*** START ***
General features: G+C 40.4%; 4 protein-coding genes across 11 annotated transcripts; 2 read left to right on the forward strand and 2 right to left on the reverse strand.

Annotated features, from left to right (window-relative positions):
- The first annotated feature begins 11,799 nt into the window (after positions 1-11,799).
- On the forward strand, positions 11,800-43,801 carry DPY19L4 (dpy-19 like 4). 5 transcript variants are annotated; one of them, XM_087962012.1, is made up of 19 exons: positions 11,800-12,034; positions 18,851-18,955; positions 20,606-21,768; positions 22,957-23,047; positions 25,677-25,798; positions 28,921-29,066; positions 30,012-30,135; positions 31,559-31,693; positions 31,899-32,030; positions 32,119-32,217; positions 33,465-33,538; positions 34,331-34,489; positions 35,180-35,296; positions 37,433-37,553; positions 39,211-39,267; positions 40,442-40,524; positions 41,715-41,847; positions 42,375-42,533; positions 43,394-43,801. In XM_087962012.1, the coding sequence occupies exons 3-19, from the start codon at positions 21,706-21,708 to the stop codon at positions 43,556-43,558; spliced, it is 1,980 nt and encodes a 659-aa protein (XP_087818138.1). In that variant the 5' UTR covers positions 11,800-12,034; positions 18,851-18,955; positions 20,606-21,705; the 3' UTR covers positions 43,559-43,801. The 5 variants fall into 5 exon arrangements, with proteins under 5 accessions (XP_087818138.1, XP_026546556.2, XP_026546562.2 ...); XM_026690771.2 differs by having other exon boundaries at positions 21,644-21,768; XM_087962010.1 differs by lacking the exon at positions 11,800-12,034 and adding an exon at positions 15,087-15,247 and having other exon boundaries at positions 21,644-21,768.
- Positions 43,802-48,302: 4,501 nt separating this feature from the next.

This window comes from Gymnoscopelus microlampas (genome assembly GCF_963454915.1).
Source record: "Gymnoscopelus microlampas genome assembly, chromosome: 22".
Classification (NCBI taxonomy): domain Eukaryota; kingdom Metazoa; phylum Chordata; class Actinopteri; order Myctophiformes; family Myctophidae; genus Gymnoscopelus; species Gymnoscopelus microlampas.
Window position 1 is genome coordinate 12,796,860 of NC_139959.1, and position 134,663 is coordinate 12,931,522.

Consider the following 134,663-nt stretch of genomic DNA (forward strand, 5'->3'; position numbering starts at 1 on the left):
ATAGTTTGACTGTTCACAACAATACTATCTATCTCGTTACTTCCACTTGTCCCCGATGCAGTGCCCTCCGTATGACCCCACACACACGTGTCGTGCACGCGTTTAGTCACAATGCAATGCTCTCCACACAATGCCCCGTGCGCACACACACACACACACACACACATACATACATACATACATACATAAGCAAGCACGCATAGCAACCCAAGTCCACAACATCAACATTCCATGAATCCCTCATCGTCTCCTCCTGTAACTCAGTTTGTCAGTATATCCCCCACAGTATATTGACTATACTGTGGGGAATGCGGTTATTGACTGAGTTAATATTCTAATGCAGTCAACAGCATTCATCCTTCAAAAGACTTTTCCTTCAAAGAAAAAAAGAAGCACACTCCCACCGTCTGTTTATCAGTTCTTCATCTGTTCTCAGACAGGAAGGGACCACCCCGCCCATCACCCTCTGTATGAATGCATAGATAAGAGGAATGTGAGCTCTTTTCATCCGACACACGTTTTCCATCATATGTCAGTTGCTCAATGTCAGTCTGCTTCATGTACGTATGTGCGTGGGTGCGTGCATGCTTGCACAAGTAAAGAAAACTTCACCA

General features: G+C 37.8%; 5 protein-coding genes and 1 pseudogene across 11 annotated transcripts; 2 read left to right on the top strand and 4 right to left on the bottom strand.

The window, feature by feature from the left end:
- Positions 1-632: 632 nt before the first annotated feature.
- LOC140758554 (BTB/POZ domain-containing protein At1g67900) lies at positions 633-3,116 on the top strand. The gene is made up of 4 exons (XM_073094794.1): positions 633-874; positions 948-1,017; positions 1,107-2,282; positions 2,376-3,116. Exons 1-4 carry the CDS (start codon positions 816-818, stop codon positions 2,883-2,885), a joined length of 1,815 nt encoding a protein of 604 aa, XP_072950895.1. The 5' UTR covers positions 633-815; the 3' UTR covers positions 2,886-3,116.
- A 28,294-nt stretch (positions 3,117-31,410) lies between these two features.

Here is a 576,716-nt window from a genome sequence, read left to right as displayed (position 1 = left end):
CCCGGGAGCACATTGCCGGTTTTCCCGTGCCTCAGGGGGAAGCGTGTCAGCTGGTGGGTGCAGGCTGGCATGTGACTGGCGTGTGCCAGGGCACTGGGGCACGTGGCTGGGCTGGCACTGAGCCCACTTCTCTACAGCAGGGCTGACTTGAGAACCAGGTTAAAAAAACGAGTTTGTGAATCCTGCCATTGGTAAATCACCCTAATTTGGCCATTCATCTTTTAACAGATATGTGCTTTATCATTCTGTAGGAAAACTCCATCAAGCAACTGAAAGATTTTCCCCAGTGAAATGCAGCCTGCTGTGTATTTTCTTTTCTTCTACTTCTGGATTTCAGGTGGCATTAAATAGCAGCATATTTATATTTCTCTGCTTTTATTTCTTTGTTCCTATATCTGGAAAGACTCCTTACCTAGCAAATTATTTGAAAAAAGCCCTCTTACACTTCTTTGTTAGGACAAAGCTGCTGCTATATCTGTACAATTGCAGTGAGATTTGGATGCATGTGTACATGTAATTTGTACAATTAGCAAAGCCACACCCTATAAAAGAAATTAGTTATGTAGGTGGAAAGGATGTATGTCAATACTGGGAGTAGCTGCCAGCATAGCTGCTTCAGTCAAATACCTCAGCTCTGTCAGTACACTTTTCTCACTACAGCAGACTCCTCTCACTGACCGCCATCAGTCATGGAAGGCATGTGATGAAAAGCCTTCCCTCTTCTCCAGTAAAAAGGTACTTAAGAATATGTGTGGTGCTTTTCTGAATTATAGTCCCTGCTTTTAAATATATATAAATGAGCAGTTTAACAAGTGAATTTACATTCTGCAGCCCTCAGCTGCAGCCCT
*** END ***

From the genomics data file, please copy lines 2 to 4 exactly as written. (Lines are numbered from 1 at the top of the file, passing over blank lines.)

Annotated features, from left to right (window-relative positions):
- The first annotated feature begins 11,799 nt into the window (after positions 1-11,799).
- On the forward strand, positions 11,800-43,801 carry DPY19L4 (dpy-19 like 4). 5 transcript variants are annotated; one of them, XM_087962012.1, is made up of 19 exons: positions 11,800-12,034; positions 18,851-18,955; positions 20,606-21,768; positions 22,957-23,047; positions 25,677-25,798; positions 28,921-29,066; positions 30,012-30,135; positions 31,559-31,693; positions 31,899-32,030; positions 32,119-32,217; positions 33,465-33,538; positions 34,331-34,489; positions 35,180-35,296; positions 37,433-37,553; positions 39,211-39,267; positions 40,442-40,524; positions 41,715-41,847; positions 42,375-42,533; positions 43,394-43,801. In XM_087962012.1, the coding sequence occupies exons 3-19, from the start codon at positions 21,706-21,708 to the stop codon at positions 43,556-43,558; spliced, it is 1,980 nt and encodes a 659-aa protein (XP_087818138.1). In that variant the 5' UTR covers positions 11,800-12,034; positions 18,851-18,955; positions 20,606-21,705; the 3' UTR covers positions 43,559-43,801. The 5 variants fall into 5 exon arrangements, with proteins under 5 accessions (XP_087818138.1, XP_026546556.2, XP_026546562.2 ...); XM_026690771.2 differs by having other exon boundaries at positions 21,644-21,768; XM_087962010.1 differs by lacking the exon at positions 11,800-12,034 and adding an exon at positions 15,087-15,247 and having other exon boundaries at positions 21,644-21,768.